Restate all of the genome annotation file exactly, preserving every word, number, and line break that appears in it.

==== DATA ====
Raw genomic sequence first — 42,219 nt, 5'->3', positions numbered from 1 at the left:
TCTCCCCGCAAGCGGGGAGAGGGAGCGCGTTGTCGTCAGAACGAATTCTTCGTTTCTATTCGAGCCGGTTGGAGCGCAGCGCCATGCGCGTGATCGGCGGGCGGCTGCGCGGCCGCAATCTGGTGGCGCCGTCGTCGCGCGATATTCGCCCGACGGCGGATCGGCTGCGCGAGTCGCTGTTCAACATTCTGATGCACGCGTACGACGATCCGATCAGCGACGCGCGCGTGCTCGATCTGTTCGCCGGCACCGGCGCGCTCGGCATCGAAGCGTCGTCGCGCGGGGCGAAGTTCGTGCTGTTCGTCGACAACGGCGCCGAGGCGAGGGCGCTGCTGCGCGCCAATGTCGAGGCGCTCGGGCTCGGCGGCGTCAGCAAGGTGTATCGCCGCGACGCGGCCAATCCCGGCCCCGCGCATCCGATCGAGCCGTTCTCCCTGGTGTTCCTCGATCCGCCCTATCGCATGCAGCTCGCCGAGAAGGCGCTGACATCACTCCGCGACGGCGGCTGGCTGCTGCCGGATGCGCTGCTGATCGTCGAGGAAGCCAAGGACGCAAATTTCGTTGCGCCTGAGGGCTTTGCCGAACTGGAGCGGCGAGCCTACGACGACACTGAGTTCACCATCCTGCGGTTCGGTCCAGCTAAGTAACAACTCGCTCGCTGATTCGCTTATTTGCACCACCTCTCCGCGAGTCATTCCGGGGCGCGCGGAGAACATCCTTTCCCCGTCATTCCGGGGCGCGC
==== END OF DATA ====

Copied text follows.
Raw genomic sequence first — 42,219 nt, 5'->3', positions numbered from 1 at the left:
TCTCCCCGCAAGCGGGGAGAGGGAGCGCGTTGTCGTCAGAACGAATTCTTCGTTTCTATTCGAGCCGGTTGGAGCGCAGCGCCATGCGCGTGATCGGCGGGCGGCTGCGCGGCCGCAATCTGGTGGCGCCGTCGTCGCGCGATATTCGCCCGACGGCGGATCGGCTGCGCGAGTCGCTGTTCAACATTCTGATGCACGCGTACGACGATCCGATCAGCGACGCGCGCGTGCTCGATCTGTTCGCCGGCACCGGCGCGCTCGGCATCGAAGCGTCGTCGCGCGGGGCGAAGTTCGTGCTGTTCGTCGACAACGGCGCCGAGGCGAGGGCGCTGCTGCGCGCCAATGTCGAGGCGCTCGGGCTCGGCGGCGTCAGCAAGGTGTATCGCCGCGACGCGGCCAATCCCGGCCCCGCGCATCCGATCGAGCCGTTCTCCCTGGTGTTCCTCGATCCGCCCTATCGCATGCAGCTCGCCGAGAAGGCGCTGACATCACTCCGCGACGGCGGCTGGCTGCTGCCGGATGCGCTGCTGATCGTCGAGGAAGCCAAGGACGCAAATTTCGTTGCGCCTGAGGGCTTTGCCGAACTGGAGCGGCGAGCCTACGACGACACTGAGTTCACCATCCTGCGGTTCGGTCCAGCTAAGTAACAACTCGCTCGCTGATTCGCTTATTTGCACCACCTCTCCGCGAGTCATTCCGGGGCGCGCGGAGAACATCCTTTCCCCGTCATTCCGGGGCGCGC